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Medical Malpractice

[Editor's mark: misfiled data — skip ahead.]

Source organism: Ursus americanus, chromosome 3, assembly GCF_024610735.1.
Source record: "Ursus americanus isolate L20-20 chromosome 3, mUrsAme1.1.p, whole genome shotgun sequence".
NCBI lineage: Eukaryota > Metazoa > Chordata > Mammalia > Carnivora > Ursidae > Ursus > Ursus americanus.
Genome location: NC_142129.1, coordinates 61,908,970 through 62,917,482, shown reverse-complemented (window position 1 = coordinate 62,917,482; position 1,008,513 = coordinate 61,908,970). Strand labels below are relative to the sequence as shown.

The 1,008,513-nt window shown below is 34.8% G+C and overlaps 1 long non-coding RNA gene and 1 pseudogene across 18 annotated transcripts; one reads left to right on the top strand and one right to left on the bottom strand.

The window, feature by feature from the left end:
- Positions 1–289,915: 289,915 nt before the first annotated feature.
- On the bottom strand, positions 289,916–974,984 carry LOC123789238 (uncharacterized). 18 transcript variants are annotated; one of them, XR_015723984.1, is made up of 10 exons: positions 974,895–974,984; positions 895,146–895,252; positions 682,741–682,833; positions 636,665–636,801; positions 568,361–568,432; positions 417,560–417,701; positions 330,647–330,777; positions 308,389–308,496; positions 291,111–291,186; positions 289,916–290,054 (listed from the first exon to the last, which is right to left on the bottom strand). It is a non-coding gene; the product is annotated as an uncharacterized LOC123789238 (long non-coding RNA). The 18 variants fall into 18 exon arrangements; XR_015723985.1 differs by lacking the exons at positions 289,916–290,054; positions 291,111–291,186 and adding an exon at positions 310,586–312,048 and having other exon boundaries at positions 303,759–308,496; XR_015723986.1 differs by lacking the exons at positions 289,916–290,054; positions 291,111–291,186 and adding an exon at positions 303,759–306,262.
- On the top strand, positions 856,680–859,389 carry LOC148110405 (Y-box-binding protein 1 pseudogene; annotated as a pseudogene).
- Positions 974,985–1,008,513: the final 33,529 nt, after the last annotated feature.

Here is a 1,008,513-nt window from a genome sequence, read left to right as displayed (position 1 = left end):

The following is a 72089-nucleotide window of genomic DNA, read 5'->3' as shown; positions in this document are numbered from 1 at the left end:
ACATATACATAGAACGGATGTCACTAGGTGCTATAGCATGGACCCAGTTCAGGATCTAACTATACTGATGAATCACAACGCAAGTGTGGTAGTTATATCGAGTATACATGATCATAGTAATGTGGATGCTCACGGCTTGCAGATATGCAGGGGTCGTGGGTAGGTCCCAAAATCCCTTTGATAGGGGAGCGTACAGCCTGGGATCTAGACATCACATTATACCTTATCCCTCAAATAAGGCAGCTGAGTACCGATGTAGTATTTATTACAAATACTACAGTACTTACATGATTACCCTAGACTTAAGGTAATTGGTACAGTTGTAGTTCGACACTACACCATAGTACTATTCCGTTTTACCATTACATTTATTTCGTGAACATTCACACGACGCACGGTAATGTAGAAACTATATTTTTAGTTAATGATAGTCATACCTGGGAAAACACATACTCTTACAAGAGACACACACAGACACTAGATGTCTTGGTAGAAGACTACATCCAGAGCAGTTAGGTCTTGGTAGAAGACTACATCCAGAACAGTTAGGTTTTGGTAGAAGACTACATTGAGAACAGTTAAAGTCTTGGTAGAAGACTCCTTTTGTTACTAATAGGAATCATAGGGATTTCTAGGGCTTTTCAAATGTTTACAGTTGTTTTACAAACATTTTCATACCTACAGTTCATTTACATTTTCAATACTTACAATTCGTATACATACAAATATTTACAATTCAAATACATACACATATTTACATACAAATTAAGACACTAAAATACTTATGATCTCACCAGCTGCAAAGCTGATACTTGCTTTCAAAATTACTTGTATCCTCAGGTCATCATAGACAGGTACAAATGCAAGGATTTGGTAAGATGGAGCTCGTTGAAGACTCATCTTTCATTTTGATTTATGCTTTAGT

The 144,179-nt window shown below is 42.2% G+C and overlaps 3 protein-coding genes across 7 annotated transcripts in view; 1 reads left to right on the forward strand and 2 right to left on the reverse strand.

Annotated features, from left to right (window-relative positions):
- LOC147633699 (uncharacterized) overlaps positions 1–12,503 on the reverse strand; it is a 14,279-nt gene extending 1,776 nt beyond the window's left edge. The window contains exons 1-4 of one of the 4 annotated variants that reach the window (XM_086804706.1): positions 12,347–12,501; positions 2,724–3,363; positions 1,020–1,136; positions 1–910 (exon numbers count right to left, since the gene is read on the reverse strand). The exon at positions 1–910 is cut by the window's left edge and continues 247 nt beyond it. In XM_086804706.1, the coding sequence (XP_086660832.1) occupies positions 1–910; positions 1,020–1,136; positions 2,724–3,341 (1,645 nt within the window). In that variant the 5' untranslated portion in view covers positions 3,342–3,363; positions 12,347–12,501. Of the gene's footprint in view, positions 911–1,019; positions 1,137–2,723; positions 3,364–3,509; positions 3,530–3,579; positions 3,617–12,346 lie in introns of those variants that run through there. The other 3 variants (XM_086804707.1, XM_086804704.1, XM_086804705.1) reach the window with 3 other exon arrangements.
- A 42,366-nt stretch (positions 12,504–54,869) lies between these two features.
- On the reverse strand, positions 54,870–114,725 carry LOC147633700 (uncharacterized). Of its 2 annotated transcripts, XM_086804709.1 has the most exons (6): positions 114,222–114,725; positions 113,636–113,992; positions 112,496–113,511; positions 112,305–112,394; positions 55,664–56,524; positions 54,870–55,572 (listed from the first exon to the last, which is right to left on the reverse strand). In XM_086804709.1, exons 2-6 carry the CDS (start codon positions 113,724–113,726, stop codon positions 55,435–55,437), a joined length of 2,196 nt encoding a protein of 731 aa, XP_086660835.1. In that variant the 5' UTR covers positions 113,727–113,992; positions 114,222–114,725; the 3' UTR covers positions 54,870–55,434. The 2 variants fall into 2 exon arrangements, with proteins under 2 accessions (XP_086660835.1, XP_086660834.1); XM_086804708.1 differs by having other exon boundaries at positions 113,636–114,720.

Medical Malpractice does not simply mean the negligence of a doctor.  The terms refers to malpractice on the part of hospital, including care and staff conduct, a pharmacist’s misconduct or error, nursing home Malpractice, or even HMO misdeeds. The investigation and evaluation of medical injuries or deaths caused by such malpractice is a very specialized field of legal practice.   Each category of medical misconduct or claim is governed by particular statutes of limitations and procedural requirements. Whenever a case of medical malpractice is suspected, it is important to choose an experienced attorney to evaluate the claim and determine the proper action to be taken. 1. What is medical malpractice? Medical malpractice is a negligent or careless act by a doctor, hospital, or other health care provider. It is the breach of the accepted standard of care that is recognized by other providers who are practicing with similar training in the same field of medicine. It can result from a failure to act or from acting improperly. Examples would include: the failure to properly read an x-ray showing a cancerous tumor; the administration of an excessive dose of medication; the misdiagnosis of a life-threatening condition; surgery on the wrong limb; and failure to remove a surgical sponge at the end of an operation. There are many other circumstances of medical malpractice in the medical and legal literature. 2. Does medical malpractice always come to light when it occurs? We know from studies at prominent hospitals by reputable universities that medical malpractice may occur as many as 10 times more frequently than ever comes to light through the claims process. We can reasonably assume that the same ratio is likely to exist in the medical care provided outside of hospitals. 3. When should I suspect that medical malpractice may have occurred? Probably the most likely indicator that medical malpractice may have occurred is the dramatically different or unexpected result of treatment or surgery. An example would be serious brain injury following relative minor surgery. Another telltale sign is the failure of the provider to give a good explanation for a worsened condition of the patient or of the sudden death of the patient. There are also instances in which nurses or doctors or other providers make critical statements of prior care. These statements sometimes turn out to be accurate indicators of medical malpractice even though they may never be repeated in a legal setting. 4. Are there some common patterns of medical malpractice? Yes, certain common patterns seem to occur more frequently than others. However, there are situations that do not seem to fit any pattern. A few of the common patterns of medical malpractice are the following: 1) failure to diagnose a condition or to diagnose a condition in time to treat it properly 2) failure to treat a condition properly 3) failure to monitor or observe the patient 4) failure to perform surgery properly 5) failure to order necessary tests 6) failure to consult with specialists 5. How can I determine if a doctor, hospital, or other health care provider has committed medical malpractice? It is extemely difficult for a patient or the relative of a patient to determine on their own whether or not medical malpractice has occurred. This is true because of the complexity of the medical and legal questions that must be answered. If there is a suspicion that medical malpractice has occurred it is advisable to consult with an attorney experienced in medical malpractice. This consultation is usually without charge. By the end of the consultation the attorney is usually able to answer the first question that should be asked, does this situation (including the injury or death) justify further investigation into the possibility that medical malpractice has occurred?@ In order to answer this question the attorney calls on his or her knowledge of the law of medical malpractice and the types of claims that have a reasonable chance of success. At the conclusion of the initial attorney consultation it is common for a plan of action to be set in motion for the further evaluation of the potential claim. This may include obtaining of all relevant medical records and the selection of a medical expert or experts to provide important opinions concerning the standard of care and the injury or death. 6. Should I report an act of medical malpractice to any organization or institution? Although there are state and local agencies or organizations that will receive complaints of medical malpractice, most experienced attorneys feel it is advisable not to file these complaints until an attorney is consulted. There are many consequences of the filing of complaints or claims that should be explored with an experienced attorney before steps of this nature should be taken. 7. Should a claim for damages be made for every act of medical malpractice? Unfortunately, not every act of medical malpractice justifies the filing of a formal claim for damages. There are many instances in which the filing of a claim would actually cause more harm than good. Some examples of claims that probably should not be filed are the following: 1) The patient, after experiencing a brief worsening of his or her condition, fully recovers. 2) The only real damages of any consequence of the medical malpractice are medical expenses that were fully covered by insurance. 3) The patient requires the continued care of the doctor who committed the malpractice. It is advisable to discuss the potential benefits of a medical malpractice claim with an experience attorney in order to weigh them against any downside risks and disadvantages. 8. What is the Statute of Limitations for filing a claim for medical malpractice in the State of Florida? The statute in the State of Florida has several provisions that need to be carefully considered by an experienced attorney in light of the facts of any potential medical malpractice claim. It is difficult to state the applicable statute of limitations for medical malpractice claims in Florida without fully knowing the facts of a particular claim. The statute begins with a 2 year limitations from the date of the malpractice, but contains language that could extend that period to as long as 4 years and, in some instances, to even 7 years. In Florida it is also important to know the date when the malpractice was first known by the patient or the survivors of the patient. Because of the complexity and importance of the Statute of Limitations as it would apply to any particular medical malpractice claim, it is critical that an experienced attorney be consulted as soon as the suspicion of malpractice occurs. Once the period designated by the Statute of Limitations passes without proper action having been taken all rights to pursue a claim for medical malpractice are likely to have been lost forever.